Tagged With conspiracy theories


There's a group of people who've lost trust in scientists, professors, academics and pretty much anyone who is paid to establish and dispense facts. Some of these people are rejecting a fact established hundreds of years ago that sits at the core of most modern biology, geology and astronomy: We live on a big, round, spinning ball. That group has now grown to include several spinning ball lovers, like Shaq Diesel rapper and star of the movie Kazaam, Shaquille O'Neil.


For months, 4chan and Reddit users have delved deep into the emails of John Podesta as they were released by Wikileaks and concluded that the emails contained coded language about a secret child-trafficking ring operating out of Comet Ping Pong, a Washington DC pizzeria — a ring run by Podesta and former presidential hopeful Hillary Clinton. The theory was known as "Pizzagate", and until recently it was just another of the internet's outlandish conspiracy theories. Two of pizzagate's loudest mouthpieces have backed off their support after a man armed with a AR-15, a Colt. 38 and a shotgun entered the restaurant to "investigate". And yet, pizzagate somehow trudges on, without them.


For decades, tin foil fashionistas have attributed a number of sinister happenings to the atmospheric research program known as HAARP, including hurricanes, earthquakes and even the destruction of the Space Shuttle Columbia. After this week, however, it will be a lot harder to entertain those claims: On Saturday, the supposed weather-altering secret weapon is holding an open house.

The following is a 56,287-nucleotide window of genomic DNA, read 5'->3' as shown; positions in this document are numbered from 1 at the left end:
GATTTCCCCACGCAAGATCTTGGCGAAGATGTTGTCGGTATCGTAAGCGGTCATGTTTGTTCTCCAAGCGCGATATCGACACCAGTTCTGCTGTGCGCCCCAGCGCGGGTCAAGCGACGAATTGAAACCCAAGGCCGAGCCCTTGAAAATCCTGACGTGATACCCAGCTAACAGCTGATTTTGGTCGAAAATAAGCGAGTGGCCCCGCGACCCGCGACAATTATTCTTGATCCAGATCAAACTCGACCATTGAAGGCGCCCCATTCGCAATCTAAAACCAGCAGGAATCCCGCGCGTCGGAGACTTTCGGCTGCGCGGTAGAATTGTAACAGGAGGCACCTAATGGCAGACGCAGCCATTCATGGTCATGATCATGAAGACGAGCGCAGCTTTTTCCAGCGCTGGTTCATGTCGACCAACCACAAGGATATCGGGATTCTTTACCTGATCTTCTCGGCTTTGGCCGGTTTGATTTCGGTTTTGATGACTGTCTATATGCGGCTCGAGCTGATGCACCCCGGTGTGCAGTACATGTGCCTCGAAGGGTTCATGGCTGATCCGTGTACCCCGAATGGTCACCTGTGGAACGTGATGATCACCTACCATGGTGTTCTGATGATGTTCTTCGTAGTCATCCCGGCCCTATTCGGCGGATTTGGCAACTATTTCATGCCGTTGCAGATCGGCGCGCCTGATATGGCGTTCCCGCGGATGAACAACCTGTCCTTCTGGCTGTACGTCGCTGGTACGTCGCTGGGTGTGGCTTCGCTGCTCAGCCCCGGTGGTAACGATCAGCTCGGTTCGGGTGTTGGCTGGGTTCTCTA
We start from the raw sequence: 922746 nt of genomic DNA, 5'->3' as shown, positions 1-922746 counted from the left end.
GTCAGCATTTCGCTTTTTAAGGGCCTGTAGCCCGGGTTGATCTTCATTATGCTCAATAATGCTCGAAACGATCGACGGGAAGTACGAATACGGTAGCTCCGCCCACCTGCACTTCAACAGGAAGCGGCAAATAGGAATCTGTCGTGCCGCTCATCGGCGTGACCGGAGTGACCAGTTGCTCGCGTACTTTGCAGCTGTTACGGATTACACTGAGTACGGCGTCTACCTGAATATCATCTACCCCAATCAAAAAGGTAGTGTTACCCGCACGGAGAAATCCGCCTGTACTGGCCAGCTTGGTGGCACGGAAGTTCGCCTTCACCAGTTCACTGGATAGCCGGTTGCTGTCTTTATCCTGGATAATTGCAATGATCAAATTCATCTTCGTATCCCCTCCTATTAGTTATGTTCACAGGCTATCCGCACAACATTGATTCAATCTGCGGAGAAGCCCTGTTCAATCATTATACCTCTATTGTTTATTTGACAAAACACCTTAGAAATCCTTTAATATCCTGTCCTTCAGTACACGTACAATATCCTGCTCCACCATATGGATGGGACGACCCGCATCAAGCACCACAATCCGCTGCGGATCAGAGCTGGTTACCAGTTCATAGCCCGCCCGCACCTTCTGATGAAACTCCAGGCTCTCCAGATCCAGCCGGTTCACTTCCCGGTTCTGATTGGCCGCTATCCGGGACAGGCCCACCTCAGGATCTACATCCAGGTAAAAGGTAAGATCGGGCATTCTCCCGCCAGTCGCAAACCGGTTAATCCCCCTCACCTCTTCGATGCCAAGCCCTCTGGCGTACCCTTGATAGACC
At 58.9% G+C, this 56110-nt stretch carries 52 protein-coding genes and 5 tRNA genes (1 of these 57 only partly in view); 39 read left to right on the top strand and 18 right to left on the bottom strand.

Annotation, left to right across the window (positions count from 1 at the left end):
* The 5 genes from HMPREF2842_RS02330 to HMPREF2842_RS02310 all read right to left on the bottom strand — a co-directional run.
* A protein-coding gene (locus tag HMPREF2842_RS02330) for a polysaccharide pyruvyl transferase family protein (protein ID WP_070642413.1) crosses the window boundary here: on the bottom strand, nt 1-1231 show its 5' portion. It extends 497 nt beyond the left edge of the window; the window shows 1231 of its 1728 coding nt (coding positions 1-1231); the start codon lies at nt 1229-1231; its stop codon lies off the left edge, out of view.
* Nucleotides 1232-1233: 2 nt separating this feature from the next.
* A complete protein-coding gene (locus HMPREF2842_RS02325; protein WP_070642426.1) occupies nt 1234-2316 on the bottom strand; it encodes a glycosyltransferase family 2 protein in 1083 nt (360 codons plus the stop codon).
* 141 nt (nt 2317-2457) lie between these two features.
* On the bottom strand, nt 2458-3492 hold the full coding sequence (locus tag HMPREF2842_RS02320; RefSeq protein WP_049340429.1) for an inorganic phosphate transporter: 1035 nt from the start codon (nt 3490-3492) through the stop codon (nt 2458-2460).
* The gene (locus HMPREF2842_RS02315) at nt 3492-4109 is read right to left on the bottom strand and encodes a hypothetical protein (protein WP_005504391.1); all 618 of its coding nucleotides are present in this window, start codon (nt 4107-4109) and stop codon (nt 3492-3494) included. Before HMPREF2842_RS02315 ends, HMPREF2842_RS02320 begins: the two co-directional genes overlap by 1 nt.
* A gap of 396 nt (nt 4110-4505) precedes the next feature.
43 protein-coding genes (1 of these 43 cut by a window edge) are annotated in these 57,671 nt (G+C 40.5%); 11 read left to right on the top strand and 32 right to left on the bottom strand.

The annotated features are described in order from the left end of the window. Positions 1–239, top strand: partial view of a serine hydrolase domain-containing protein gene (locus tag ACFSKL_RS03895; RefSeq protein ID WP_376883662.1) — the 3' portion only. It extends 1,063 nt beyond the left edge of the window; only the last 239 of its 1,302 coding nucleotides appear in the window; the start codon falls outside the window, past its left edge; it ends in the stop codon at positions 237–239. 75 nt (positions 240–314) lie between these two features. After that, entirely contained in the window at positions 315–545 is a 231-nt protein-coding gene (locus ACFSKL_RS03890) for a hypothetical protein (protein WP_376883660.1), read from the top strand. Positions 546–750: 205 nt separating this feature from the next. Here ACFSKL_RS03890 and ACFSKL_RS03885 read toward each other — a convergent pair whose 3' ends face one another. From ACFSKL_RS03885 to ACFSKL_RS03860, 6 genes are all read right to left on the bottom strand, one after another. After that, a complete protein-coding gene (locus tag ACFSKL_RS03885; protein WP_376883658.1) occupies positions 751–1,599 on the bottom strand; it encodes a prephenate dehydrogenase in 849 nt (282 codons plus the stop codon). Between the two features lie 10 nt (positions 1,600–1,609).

After NSA whistleblower and millennial sex symbol Edward Snowden tweeted a mysterious string of characters on Friday afternoon, conspiracy theorists and concerned fans feared he might be dead when Sputnik, a Russian news site, reported the now-deleted code might be a "dead man's switch," which is apparently something Snowden could have set up "if he did not check in to the computer at a certain time," according to Inquisitr.


If the current frontrunners in this year's US presidential race just don't appeal to you, perhaps you'd like to really think outside the box. Seattle lawyer Andrew Basiago is also running for president, as an independent. And he cites his extensive experience travelling through time as one of his strongest qualifications for office.


In 1959 a group of nine hikers were found dead under mysterious circumstances in a remote area of Russia's Ural Mountains. They were camped on the slopes of Kholat Syakhl on the night they died — a name which translates to "Dead Mountain" in the local Mansi language. Now, almost 60 years later, another hiker has been found dead in the same region, with the weather conditions too poor to allow emergency services to retrieve the body and ascertain exactly what happened.


Grab your tinfoil hats, sheeple. It's been 50 years since President John F. Kennedy was assassinated, and it's still nearly impossible to discuss the event without some mention of conspiracy, cover-ups, government intrigue, multiple shooters, UFO affiliations and more. Now, the conversation has been given a thoroughly modern twist — as an app, natch.